American Aquarium returns to The Jinx on Sept. 7.

If you have already been following the Raleigh-based band and charismatic frontman B.J. Barham, that’s all you need to know. Stop reading and hop over to Ticketfly and snag your ticket ($15).

If you don’t know American Aquarium, you should of course start with the music. The 2006 album “Antique Hearts” showcased Barham’s personal, inventive songwriting, and the records just got better from there.

I still love the rollicking rock and piercing ballads on “Dances For The Lonely” (2009) and “Small Town Hymns” (2010), but the more recent albums have become in many ways even more powerful in their chronicling of our individual and collective struggles to make the most of life.

Many of Barham’s songs are deeply personal stories of his own demons, loves and desires, but the evocative details and lush instrumentation invite the listener inside.

And Barham’s versatile songwriting often tackles bigger issues impacting the South and the nation.

“This ain’t the country my grandfather fought for,” Barham sings on “The World Is On Fire,” the opening track of the 2018 album “Things Change.”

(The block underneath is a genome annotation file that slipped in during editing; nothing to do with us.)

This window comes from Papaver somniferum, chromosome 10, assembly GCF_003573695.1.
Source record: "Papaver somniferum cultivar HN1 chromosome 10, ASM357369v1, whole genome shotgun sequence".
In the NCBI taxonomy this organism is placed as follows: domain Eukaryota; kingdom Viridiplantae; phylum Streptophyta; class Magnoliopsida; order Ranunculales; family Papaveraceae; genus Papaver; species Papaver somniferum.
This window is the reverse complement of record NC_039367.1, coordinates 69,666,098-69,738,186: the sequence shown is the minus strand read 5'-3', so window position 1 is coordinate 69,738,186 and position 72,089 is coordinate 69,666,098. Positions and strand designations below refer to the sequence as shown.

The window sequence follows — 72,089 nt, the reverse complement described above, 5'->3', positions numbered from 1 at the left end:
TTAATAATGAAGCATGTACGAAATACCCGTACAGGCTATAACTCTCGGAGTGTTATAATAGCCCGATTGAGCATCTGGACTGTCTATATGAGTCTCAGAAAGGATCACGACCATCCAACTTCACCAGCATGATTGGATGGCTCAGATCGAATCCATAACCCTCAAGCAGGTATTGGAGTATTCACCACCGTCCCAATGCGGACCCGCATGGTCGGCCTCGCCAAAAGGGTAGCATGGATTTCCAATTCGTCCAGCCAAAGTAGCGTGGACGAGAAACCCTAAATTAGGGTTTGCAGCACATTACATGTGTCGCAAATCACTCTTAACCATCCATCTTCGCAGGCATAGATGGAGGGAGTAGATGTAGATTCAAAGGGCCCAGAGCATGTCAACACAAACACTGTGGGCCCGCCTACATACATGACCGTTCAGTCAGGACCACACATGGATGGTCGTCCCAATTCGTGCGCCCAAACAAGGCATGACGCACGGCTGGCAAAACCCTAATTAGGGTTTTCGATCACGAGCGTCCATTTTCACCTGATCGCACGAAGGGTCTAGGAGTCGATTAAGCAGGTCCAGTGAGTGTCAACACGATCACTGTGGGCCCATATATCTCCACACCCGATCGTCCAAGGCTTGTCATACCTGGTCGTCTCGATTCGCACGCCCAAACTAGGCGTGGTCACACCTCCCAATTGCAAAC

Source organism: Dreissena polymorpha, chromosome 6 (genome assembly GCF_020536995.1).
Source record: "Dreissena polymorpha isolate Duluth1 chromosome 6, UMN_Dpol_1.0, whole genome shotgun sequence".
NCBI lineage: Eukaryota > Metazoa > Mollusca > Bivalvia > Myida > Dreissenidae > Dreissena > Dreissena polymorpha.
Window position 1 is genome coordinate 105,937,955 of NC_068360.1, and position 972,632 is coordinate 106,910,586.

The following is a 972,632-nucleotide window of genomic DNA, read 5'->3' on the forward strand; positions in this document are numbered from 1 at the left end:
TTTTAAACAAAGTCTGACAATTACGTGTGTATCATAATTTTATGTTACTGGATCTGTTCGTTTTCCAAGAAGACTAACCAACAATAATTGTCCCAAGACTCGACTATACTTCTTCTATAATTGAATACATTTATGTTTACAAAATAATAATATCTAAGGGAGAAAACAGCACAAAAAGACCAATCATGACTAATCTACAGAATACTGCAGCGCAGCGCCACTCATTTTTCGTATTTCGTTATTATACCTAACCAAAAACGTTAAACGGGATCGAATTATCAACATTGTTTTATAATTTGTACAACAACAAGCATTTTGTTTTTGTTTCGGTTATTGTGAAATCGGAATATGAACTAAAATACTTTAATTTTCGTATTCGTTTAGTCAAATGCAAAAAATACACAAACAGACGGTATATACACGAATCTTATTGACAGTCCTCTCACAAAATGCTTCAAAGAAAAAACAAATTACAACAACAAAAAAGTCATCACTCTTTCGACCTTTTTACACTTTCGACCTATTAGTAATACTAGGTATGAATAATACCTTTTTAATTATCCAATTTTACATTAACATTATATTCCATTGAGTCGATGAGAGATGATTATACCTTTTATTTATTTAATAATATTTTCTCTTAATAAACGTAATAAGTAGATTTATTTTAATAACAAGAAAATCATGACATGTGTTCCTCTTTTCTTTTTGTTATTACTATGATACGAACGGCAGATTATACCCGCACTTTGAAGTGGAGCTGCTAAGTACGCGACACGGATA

But that new album isn’t just about changes in the country.

After years of hard drinking, draining tours and hardscrabble effort, Barham embraced sobriety in 2014. Since then, he has gotten married, become a father and hired a new band.

For years, the same general group of stellar musicians backed Barham for American Aquarium’s occasional stops in Savannah, but things do indeed change.

“Our priorities when we were in our early 20s change by the time we were in our mid-30s,” Barham told CMT last year about the departure of his longtime band members. “We all sat down, we had dinner together and it just made sense for everybody to step away.”

Back in 2009, I became an immediate fan of American Aquarium when I heard their sound check at The Jinx on the day before St. Patrick’s Day. I couldn’t have predicted then just how complicated the future would be, but I am not surprised that the resilient Barham is still on the road, still writing great songs and still finding new audiences.

Bill Dawers writes City Talk in Savannah Morning News and blogs at Savannah Unplugged (www.billdawers.com) and hissing lawns (www.hissinglawns.com). Email billdawers@comcast.net.